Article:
In electromagnetic pulse, a highly intense burst of electromagnetic energy generated from a nuclear weapon, a massive solar storm or from radio-frequency, or RF, weapon, is used.
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In early July 2008 testimony, then-Assistant Secretary of Defense for Asian and Pacific Security Affairs James J. Shinn told the House Armed Services Committee that China, which is a threat to Taiwan, was working on exotic electromagnetic pulse weapons that can devastate electronic systems using a burst of energy similar to that produced by a nuclear blast.
"The consequence of EMP is that you destroy the communications network," Shinn said. "And we are you know, and as the Chinese also know, heavily dependent on sophisticated communications, satellite communications, in the conduct of our forces. And so, whether it's from an EMP or it's some kind of a coordinated anti-satellite effort we could be in a very bad place if the Chinese enhanced their capability in this area."
Now, the Chinese say they are developing EMP warheads on new missiles designed to hit U.S. aircraft carriers that enter into its sphere of influence in the South China Sea.
The U.S. was aware of the prospect for an electromagnetic pulse when it detonated a nuclear device on July 16, 1945, thanks to the expectation of an EMP by Enrico Fermi, an Italian-American nuclear physicist renowned for his development of the first nuclear reactor and development of quantum theory, nuclear and particle physics, among other things. In 1938, he was awarded the Nobel Prize in Physics for his work on induced radioactivity.
According to reports at the time, all signal lines were shielded and, in many cases doubly shielded. However, many records still were lost. Similarly, a British nuclear test in 1953 resulted in instrumentation failure attributed to "radioflash," the British term for EMP.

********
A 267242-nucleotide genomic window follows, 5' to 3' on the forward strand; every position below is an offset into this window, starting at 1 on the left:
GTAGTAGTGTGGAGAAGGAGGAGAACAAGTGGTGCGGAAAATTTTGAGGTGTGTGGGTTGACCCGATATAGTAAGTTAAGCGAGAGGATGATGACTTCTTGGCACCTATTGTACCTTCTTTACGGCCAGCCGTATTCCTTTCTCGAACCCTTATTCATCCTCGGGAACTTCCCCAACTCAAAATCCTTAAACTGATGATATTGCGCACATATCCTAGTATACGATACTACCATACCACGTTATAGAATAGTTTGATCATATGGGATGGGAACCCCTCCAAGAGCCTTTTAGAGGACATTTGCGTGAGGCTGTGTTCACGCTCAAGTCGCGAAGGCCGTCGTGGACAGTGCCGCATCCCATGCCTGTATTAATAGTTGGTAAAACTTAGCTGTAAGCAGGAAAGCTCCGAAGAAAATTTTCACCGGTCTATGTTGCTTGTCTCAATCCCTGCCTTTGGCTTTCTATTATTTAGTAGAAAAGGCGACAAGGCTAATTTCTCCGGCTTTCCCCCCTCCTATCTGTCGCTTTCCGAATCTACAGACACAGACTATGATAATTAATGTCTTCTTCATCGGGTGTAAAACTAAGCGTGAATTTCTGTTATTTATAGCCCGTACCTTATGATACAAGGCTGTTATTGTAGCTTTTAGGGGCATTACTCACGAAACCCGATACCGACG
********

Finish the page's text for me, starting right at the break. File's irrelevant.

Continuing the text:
Then in July 1962, there were several high-altitude nuclear tests known as Operation Fishbowl. They significantly advanced the knowledge of EMP effects.
One such test, called Starfish Prime, was conducted at some 400 kilometers, or 250 miles, above the Pacific Ocean.
Starfish Prime test showed that the effects of a high-altitude nuclear detonation were much larger than first thought. The effects were so significant that the detonations caused electrical damage in Hawaii almost 900 miles from the site of the detonation.
It knocked out streetlights, set off burglar alarms and damaged the microwave link of the local telephone company, according to a report by Charles N. Vittitoe of Sandia National Laboratories in a June 1989 article titled "Did High-Altitude EMP Cause the Hawaiian Streetlight Incident?"
Starfish Prime then was followed in November 1962 by two other high-altitude tests – Bluegill Triple Prime and Kingfish – which provided enough EMP data for scientists to accurately identify the physical mechanisms producing the EMPs.
While the damage in Hawaii wasn't very significant, scientists conclude that if that same explosion had occurred over the northern portion of the continental United States, damage would have been more significant due to the greater strength of the Earth's magnetic field over the U.S. At higher latitudes, there also are other anomalies that intensify the effects of an EMP.
To understand the characteristics of an EMP, scientists have divided EMP pulses into three components: E1, E2 and E3.
E1 is developed from a nuclear explosion. It is considered to be the most intense. The pulse from a nuclear explosion creates a very intense electromagnetic field of electrically charged objects. This component is produced when gamma radiation from a nuclear detonation knocks electrons out of atoms in the upper atmosphere. These electrons then travel in a downward direction at an estimated speed of 90 percent of the speed of light of 186,000 miles/second.